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For sponsors, advisors and recordkeepers, perhaps the best wayto understand how the DOL rule defines advice is by knowing whichactions the Department says do not constitute a directrecommendation to participants.

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In simply providing an investment platform for sponsors andparticipants, recordkeepers are not making recommendations, andtherefore not engaging participants as fiduciaries.

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That part of the final rule keeps the proposed version’sprovider carve out intact, so long as recordkeepers disclose thatthey are not acting as fiduciaries or intending to giveparticipants specific advice through the platform.

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The final rule also reiterates that the common activities ofrecordkeepers, like assisting fiduciaries in the selection andmonitoring of investments, do not rise to the level of advice orrecommendations.

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Also, service providers can continue to provide objective dataon investments without acting in a fiduciary capacity, as well asidentifying investments that meet specific plan sponsorrequirements.

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In clarifying their role in the final rule, DOL saidrecordkeepers “often provide general financial information thatfalls short of constituting actual investment advice orrecommendations, such as information on the historic performance ofasset classes.”

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Providers will not be limited as to the types of investmentsoffered or minimum number of options. Specifically, the rule notesthat annuities are not prohibited from investment platforms,according to language in the rule.

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Not only will the rule’s recordkeeping provisions not be limitedto large plans, the DOL acknowledges that some platform offeringscan be customized to fit the needs of specific types of businessesand different sizes of plans.

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“A platform provider who offers different platforms for small,medium, and large plans would not be providing investment advicemerely because of this segmentation,” the final rule says.

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Recordkeepers, and their sponsor clients, are issued a caveat bythe DOL regarding segmentation: if a provider communicates aspecific tailored platform that is appropriate for a specific plan,“the communication would likely constitute advice based on theindividual needs of the plan, and very likely be considered arecommendation.”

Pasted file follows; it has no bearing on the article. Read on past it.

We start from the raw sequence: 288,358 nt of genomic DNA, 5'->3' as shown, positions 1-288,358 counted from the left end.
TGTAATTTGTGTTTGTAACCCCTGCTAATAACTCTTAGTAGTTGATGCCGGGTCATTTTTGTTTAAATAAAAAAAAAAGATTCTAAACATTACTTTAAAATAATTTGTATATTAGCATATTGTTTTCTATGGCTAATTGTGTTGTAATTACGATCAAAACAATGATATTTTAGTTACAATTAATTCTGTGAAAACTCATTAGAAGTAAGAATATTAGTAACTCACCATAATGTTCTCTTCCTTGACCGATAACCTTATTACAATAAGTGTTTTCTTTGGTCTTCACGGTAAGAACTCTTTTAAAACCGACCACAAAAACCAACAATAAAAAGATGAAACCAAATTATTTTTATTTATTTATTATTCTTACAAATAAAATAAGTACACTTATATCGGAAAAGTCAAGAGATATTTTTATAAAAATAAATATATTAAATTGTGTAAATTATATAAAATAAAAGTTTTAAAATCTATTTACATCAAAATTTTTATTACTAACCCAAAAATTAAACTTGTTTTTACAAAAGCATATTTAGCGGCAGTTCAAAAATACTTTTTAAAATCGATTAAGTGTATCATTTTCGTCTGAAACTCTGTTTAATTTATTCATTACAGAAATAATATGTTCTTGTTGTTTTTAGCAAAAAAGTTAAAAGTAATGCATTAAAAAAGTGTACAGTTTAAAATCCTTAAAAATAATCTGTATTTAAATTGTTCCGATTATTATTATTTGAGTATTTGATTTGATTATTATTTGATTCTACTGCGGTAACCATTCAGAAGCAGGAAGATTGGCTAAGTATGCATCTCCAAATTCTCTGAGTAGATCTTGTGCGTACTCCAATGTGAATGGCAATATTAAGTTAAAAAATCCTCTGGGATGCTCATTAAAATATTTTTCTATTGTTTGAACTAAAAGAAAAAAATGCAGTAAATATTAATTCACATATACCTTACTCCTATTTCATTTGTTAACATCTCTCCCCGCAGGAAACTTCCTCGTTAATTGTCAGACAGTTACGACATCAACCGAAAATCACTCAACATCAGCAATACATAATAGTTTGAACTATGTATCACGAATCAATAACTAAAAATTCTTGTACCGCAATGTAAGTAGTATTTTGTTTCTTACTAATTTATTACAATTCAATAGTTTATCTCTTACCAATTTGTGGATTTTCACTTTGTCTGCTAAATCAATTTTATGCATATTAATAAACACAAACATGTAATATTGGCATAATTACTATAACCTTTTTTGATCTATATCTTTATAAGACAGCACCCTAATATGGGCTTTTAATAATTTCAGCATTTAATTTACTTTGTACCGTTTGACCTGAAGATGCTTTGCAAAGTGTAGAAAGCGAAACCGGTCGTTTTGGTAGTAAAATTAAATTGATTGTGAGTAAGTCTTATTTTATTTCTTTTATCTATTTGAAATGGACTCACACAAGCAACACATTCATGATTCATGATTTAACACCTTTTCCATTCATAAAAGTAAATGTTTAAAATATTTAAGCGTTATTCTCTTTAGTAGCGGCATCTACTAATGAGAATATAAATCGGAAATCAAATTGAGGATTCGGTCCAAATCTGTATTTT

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2. RFPsclarified

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When plan sponsors issue a request for proposal fromrecordkeepers, they foster competition from the market that oftenresults in lower costs and better services for participants, saidthe DOL in its final rule.

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“It was never the intent of the Department to displace commonRFP practices related to platforms,” states the final rule,acknowledging that RFPs are central to assure plan sponsors areexecuting their fiduciary obligations under ERISA.

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The final rule does, however, make a significant clarificationfor recordkeepers in how they can respond to RFPs, particularlywhen those responses include sample plan investment lineups.

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Often, those sample lineups can include specific investmentalternatives by name, and examples that are tailored to thespecific needs of the plan requesting the proposal.

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Going forward, recordkeepers can continue to furnish suchspecific samples in answering RFPs, provided they disclose anyconflicts of interest that may exist with the sample investmentssuggested, as in the case of revenue sharing agreements orproprietary funds, and give written notification to plan sponsorsthat the RFP is not intended to serve as a form of advice.